|MadSci Network: Physics|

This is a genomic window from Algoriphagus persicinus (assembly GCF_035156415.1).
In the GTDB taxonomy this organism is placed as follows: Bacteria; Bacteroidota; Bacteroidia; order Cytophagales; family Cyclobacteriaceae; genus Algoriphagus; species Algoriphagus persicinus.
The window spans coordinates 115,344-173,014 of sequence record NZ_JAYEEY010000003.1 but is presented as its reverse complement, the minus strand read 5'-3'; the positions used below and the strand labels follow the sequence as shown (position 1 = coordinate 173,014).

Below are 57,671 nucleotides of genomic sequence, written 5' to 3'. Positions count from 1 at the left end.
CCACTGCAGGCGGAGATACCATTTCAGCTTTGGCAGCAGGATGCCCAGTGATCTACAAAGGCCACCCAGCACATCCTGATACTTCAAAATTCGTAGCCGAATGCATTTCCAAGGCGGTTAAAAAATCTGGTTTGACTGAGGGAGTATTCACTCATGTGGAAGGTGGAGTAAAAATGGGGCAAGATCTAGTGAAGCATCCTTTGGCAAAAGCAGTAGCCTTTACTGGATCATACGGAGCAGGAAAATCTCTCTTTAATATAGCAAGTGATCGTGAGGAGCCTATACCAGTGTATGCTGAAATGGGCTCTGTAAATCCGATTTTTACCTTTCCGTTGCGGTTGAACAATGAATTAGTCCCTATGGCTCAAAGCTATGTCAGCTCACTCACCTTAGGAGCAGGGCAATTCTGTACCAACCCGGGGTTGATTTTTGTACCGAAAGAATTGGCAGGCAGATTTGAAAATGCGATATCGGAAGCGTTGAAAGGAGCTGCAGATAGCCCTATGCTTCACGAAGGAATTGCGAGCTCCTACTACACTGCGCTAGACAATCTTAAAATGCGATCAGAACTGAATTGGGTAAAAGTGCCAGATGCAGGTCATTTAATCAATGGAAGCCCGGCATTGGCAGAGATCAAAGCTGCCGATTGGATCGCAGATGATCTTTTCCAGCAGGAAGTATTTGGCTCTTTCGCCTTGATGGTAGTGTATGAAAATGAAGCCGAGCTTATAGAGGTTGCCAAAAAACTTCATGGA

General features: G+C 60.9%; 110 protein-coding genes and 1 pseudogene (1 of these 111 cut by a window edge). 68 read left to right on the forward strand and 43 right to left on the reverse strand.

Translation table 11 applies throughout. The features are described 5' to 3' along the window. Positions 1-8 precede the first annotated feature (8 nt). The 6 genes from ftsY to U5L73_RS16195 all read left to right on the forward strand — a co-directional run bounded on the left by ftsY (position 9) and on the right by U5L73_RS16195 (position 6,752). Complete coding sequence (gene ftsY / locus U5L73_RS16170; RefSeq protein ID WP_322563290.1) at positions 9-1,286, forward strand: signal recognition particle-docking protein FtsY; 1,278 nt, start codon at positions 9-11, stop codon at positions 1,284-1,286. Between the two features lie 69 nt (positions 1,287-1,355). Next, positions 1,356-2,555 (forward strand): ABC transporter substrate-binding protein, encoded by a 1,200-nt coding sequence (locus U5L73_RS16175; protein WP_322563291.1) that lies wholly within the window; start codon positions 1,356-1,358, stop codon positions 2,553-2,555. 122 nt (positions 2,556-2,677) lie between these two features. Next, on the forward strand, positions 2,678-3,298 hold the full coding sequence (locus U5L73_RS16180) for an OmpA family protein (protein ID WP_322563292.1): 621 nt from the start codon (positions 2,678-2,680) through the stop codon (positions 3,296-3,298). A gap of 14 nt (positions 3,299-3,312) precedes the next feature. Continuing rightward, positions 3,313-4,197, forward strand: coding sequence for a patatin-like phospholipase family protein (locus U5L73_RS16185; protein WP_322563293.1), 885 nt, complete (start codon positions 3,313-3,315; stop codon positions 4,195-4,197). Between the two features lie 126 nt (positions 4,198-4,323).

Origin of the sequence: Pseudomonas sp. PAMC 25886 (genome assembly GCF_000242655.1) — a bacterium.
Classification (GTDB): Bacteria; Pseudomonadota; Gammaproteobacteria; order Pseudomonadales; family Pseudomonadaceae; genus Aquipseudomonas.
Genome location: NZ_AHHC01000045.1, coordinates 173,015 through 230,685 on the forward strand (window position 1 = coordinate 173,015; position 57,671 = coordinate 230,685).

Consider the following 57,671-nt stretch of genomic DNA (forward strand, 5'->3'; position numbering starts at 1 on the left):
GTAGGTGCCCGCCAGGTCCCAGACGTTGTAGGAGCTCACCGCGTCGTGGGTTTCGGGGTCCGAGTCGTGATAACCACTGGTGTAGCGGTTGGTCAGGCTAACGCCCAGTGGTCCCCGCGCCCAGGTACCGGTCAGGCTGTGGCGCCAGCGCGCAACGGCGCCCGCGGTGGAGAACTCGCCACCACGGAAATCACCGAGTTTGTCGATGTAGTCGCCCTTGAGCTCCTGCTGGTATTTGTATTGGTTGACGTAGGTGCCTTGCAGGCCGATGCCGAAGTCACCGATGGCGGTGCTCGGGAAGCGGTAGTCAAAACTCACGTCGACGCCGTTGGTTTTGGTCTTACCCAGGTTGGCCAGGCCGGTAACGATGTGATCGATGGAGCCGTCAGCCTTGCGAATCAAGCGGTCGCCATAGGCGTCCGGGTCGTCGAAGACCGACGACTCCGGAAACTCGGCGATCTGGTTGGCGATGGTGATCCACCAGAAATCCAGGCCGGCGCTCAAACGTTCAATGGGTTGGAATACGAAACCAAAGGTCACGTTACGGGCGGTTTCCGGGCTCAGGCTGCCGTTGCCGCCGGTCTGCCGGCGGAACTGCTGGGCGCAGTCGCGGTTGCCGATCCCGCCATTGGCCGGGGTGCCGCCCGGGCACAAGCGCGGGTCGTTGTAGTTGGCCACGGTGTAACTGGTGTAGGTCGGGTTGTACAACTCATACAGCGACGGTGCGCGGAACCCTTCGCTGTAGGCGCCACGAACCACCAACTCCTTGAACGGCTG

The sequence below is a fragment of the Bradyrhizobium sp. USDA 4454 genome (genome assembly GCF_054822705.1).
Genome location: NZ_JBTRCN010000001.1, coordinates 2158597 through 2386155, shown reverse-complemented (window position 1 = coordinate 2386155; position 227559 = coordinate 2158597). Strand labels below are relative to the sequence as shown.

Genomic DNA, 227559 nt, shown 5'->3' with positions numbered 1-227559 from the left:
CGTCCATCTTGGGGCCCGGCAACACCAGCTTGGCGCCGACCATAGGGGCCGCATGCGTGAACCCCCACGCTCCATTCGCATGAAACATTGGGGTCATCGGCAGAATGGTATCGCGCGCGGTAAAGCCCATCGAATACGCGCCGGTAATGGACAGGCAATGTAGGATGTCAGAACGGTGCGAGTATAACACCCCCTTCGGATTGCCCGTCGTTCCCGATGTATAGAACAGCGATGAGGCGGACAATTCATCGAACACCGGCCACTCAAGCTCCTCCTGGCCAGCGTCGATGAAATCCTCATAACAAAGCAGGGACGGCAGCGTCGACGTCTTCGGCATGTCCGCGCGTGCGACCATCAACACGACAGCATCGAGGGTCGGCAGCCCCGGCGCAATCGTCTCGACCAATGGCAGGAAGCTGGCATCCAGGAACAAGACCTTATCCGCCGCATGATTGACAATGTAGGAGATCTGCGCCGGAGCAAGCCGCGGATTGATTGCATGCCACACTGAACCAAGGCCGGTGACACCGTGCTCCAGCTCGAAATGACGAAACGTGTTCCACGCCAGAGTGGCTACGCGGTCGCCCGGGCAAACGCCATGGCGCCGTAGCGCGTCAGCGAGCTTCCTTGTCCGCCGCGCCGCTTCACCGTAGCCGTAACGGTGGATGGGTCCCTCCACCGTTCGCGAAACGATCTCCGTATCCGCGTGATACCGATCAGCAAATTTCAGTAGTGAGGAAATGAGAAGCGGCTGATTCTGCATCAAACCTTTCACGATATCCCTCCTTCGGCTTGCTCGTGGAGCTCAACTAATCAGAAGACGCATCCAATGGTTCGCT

Hello, Nathan. If a ball was spinning fast enough, the equator of the ball could get close to the speed of light. The tremendous speed would cause a curvature of the spacetime continuum. It would decrease in volume, slow down in time, and increase in weight. In theory, such an object would weigh more than it would at rest. However, no substance could withstand the centrifugal force acting upon it as it accelerated its spin. A similar idea to yours has been proven already. In particle accelerators, where electrons are pushed at speeds greater than 99.9% of light speed, the electrons weigh about 40 times their resting weight. The difference between this phenomenon and your gravitron theory is that one velocity is lineal, the other is spinning. A lineal moving object experiences the curvature of spacetime uniformly. A spinning object's axis isn't moving through space at all, and would not experience the curvature of spacetime like the equator would. So in theory, your gravitron idea is sound. But the energy necessary to generate the speed, the weakness of the object, and the non-uniform speed of different parts of a spinning object make such an idea unworkable. In time, the energy may become available, and a material capable of withstanding the force may be found. Until then, particle accelerators are the only machines that could be called "gravitrons". Layne Johnson
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